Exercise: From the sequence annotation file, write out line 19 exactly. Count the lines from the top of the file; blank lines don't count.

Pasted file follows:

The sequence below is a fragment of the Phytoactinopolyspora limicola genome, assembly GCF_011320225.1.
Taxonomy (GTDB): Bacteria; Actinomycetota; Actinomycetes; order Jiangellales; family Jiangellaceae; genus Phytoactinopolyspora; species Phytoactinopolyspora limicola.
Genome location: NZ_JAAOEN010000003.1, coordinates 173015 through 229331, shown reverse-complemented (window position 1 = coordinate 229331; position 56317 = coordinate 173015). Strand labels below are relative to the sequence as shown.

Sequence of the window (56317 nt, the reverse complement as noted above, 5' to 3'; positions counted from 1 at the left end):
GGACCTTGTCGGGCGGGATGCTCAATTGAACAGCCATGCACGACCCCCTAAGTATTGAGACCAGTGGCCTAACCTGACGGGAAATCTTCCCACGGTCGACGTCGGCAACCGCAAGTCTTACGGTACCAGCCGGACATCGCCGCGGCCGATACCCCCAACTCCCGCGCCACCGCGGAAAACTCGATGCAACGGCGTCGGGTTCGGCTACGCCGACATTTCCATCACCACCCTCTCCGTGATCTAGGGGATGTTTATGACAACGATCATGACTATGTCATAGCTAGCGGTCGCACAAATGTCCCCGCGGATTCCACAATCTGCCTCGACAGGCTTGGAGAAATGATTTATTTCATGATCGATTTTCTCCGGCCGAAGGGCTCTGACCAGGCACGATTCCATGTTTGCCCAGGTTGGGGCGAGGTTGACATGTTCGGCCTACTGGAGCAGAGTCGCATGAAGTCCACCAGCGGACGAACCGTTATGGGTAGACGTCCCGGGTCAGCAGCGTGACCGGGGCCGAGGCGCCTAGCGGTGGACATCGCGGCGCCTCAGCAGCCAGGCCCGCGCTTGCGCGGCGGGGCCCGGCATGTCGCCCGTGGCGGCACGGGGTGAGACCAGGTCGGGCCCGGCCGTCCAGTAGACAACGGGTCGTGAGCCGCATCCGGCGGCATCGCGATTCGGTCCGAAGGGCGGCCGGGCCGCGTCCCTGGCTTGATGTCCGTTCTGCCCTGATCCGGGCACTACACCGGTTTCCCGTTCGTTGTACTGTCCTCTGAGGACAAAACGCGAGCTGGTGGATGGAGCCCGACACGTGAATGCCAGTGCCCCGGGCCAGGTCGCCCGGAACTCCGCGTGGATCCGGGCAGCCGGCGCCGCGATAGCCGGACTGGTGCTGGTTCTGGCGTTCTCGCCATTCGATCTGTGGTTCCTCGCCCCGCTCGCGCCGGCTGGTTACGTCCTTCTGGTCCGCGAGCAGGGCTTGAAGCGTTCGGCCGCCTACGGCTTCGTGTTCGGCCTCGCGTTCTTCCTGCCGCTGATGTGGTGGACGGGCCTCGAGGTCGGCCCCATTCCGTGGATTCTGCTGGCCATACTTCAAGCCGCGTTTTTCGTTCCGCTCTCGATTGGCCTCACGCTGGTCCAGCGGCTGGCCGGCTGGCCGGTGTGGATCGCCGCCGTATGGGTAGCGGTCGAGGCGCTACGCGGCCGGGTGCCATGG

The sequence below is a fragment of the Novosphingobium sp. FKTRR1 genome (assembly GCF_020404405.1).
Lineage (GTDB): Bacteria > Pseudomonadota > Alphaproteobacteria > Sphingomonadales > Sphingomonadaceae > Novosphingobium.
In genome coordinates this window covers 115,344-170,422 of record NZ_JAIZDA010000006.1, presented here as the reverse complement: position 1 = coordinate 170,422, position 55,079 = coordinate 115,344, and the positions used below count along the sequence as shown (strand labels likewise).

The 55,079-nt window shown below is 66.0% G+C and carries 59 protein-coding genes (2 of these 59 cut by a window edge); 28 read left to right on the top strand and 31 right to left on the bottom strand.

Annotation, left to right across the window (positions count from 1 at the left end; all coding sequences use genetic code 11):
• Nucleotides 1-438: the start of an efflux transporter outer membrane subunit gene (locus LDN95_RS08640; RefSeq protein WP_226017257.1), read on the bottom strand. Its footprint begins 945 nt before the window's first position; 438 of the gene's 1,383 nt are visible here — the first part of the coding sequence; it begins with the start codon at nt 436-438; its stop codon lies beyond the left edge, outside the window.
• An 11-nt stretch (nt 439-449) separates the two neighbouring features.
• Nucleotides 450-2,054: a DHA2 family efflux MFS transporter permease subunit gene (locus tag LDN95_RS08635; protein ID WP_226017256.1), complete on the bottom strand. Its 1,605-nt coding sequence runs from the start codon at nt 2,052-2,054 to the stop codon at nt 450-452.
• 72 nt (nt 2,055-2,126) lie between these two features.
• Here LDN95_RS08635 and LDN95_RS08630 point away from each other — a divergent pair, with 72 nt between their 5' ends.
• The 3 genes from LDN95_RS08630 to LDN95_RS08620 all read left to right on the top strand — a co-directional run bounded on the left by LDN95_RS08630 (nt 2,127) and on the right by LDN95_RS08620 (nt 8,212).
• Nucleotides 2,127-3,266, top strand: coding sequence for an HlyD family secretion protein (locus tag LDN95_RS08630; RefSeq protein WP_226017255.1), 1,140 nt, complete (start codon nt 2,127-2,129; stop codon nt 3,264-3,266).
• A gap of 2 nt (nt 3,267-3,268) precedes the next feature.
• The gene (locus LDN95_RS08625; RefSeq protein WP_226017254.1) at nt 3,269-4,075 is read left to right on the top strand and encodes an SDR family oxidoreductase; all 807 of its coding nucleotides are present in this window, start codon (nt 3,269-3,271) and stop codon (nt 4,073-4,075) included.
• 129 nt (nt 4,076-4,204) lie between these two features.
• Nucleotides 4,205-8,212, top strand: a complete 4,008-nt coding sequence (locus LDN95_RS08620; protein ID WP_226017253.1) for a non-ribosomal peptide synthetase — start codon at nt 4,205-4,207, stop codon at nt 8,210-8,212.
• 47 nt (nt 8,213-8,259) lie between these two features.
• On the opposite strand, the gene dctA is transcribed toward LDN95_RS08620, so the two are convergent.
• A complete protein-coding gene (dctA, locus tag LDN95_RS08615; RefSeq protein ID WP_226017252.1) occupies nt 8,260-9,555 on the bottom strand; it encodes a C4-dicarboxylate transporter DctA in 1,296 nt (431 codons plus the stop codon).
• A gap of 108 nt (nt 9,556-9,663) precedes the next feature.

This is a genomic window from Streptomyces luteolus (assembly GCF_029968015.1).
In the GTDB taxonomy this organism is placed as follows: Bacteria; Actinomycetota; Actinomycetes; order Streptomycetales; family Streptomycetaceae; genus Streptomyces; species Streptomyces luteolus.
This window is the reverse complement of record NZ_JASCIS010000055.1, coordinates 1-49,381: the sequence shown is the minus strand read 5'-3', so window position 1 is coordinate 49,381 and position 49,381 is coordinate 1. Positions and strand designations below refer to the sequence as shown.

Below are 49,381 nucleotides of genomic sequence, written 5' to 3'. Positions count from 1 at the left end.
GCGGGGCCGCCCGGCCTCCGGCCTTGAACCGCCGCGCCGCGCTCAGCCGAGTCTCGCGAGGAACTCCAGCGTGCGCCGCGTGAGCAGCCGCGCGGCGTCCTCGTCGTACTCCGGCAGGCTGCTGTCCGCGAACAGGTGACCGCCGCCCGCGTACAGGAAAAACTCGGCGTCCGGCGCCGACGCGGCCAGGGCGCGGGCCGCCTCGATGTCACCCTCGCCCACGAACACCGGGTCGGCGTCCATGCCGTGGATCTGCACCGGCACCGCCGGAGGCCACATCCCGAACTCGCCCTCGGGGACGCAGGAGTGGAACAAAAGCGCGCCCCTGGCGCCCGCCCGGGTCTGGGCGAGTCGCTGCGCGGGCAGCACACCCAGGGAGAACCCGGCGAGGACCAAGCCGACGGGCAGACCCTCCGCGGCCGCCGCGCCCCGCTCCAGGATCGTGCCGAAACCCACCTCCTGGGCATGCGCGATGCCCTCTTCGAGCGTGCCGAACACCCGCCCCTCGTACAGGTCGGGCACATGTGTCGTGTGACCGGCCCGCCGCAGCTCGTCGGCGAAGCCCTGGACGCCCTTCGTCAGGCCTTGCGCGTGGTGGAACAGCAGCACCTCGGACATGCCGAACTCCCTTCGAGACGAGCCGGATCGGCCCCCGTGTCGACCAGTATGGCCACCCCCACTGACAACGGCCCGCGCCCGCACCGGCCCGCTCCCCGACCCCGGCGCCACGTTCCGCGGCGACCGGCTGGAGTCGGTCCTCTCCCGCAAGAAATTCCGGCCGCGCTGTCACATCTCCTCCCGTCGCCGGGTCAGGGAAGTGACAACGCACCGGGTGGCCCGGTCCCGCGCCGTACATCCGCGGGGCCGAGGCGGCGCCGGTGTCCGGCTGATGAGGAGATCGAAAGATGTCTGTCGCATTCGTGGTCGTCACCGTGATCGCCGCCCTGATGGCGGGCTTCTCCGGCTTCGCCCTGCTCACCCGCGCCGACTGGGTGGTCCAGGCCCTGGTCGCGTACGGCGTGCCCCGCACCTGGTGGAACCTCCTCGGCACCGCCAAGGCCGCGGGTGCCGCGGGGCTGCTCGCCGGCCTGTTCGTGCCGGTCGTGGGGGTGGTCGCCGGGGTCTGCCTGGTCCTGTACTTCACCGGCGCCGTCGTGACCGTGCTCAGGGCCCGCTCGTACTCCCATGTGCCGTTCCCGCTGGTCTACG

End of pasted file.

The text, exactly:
• The gene (locus LDN95_RS08625; RefSeq protein WP_226017254.1) at nt 3,269-4,075 is read left to right on the top strand and encodes an SDR family oxidoreductase; all 807 of its coding nucleotides are present in this window, start codon (nt 3,269-3,271) and stop codon (nt 4,073-4,075) included.